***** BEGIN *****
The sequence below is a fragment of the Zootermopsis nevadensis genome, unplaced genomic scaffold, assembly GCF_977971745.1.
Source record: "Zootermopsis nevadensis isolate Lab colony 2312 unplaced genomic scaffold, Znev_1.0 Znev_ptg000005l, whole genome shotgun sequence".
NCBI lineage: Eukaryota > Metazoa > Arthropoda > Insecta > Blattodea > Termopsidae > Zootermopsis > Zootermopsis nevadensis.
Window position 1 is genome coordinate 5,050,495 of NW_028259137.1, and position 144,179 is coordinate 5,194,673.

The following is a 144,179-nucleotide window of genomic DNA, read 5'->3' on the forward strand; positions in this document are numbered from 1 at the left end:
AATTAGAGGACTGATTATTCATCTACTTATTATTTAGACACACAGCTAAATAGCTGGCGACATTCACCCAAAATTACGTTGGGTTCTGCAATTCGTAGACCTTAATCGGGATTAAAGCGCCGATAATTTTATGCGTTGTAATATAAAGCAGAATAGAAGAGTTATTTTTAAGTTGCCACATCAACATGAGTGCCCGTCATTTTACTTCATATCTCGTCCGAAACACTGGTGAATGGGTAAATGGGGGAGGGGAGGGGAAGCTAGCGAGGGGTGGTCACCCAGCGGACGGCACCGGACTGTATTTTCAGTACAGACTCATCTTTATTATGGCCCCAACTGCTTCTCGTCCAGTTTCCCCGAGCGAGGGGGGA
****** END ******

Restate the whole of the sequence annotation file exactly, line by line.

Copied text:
The sequence below is a fragment of the Zootermopsis nevadensis genome, unplaced genomic scaffold, assembly GCF_977971745.1.
Source record: "Zootermopsis nevadensis isolate Lab colony 2312 unplaced genomic scaffold, Znev_1.0 Znev_ptg000005l, whole genome shotgun sequence".
NCBI lineage: Eukaryota > Metazoa > Arthropoda > Insecta > Blattodea > Termopsidae > Zootermopsis > Zootermopsis nevadensis.
Window position 1 is genome coordinate 5,050,495 of NW_028259137.1, and position 144,179 is coordinate 5,194,673.

The following is a 144,179-nucleotide window of genomic DNA, read 5'->3' on the forward strand; positions in this document are numbered from 1 at the left end:
AATTAGAGGACTGATTATTCATCTACTTATTATTTAGACACACAGCTAAATAGCTGGCGACATTCACCCAAAATTACGTTGGGTTCTGCAATTCGTAGACCTTAATCGGGATTAAAGCGCCGATAATTTTATGCGTTGTAATATAAAGCAGAATAGAAGAGTTATTTTTAAGTTGCCACATCAACATGAGTGCCCGTCATTTTACTTCATATCTCGTCCGAAACACTGGTGAATGGGTAAATGGGGGAGGGGAGGGGAAGCTAGCGAGGGGTGGTCACCCAGCGGACGGCACCGGACTGTATTTTCAGTACAGACTCATCTTTATTATGGCCCCAACTGCTTCTCGTCCAGTTTCCCCGAGCGAGGGGGGA